The New York Times has a biography on Nouriel Roubini.
Roubini is one of the Cassandras of the financial and housing crisis from 2006, when no one would listen.
According to the article, after Roubini gave a talk on the housing bubble the response was:
The audience seemed skeptical, even dismissive. As Roubini stepped down from the lectern after his talk, the moderator of the event quipped, “I think perhaps we will need a stiff drink after that.” People laughed
What explains Dr. Doom's perceptions is his international economics background and the particular study of domestic economies financial collapses:
Throughout the decade, one emerging economy after another was beset by crisis, beginning with Mexico’s in 1994. Panics swept Asia, including Thailand, Indonesia and Korea, in 1997 and 1998. The economies of Brazil and Russia imploded in 1998. Argentina’s followed in 2000. Roubini began studying these countries and soon identified what he saw as their common weaknesses. On the eve of the crises that befell them, he noticed, most had huge current-account deficits (meaning, basically, that they spent far more than they made), and they typically financed these deficits by borrowing from abroad in ways that exposed them to the national equivalent of bank runs. Most of these countries also had poorly regulated banking systems plagued by excessive borrowing and reckless lending. Corporate governance was often weak, with cronyism in abundance.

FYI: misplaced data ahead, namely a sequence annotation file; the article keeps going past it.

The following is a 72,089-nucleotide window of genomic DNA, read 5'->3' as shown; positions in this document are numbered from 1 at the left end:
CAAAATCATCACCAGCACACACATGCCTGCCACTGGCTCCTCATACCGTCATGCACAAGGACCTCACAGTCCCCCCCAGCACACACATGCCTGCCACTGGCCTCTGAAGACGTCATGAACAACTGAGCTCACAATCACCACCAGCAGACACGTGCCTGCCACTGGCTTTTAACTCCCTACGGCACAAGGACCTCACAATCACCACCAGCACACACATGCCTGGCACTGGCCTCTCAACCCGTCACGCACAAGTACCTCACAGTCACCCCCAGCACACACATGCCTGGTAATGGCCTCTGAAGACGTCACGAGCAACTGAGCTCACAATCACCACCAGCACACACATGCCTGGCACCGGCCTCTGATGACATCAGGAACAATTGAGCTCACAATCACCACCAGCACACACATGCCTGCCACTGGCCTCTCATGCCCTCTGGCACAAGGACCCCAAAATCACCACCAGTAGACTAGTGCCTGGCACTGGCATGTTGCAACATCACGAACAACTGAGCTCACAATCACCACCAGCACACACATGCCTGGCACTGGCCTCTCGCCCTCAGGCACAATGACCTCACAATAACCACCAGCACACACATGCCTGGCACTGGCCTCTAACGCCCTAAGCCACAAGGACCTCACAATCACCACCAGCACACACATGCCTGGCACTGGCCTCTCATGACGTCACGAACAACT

Interesting read. But, why is it the truth tellers only get heard after the fact when it is too late?
Looks like I should add his blog to the middle column. We enjoy Dr. Dooms and even Dr. Deaths when it comes to the United States oh so lacking economic policies.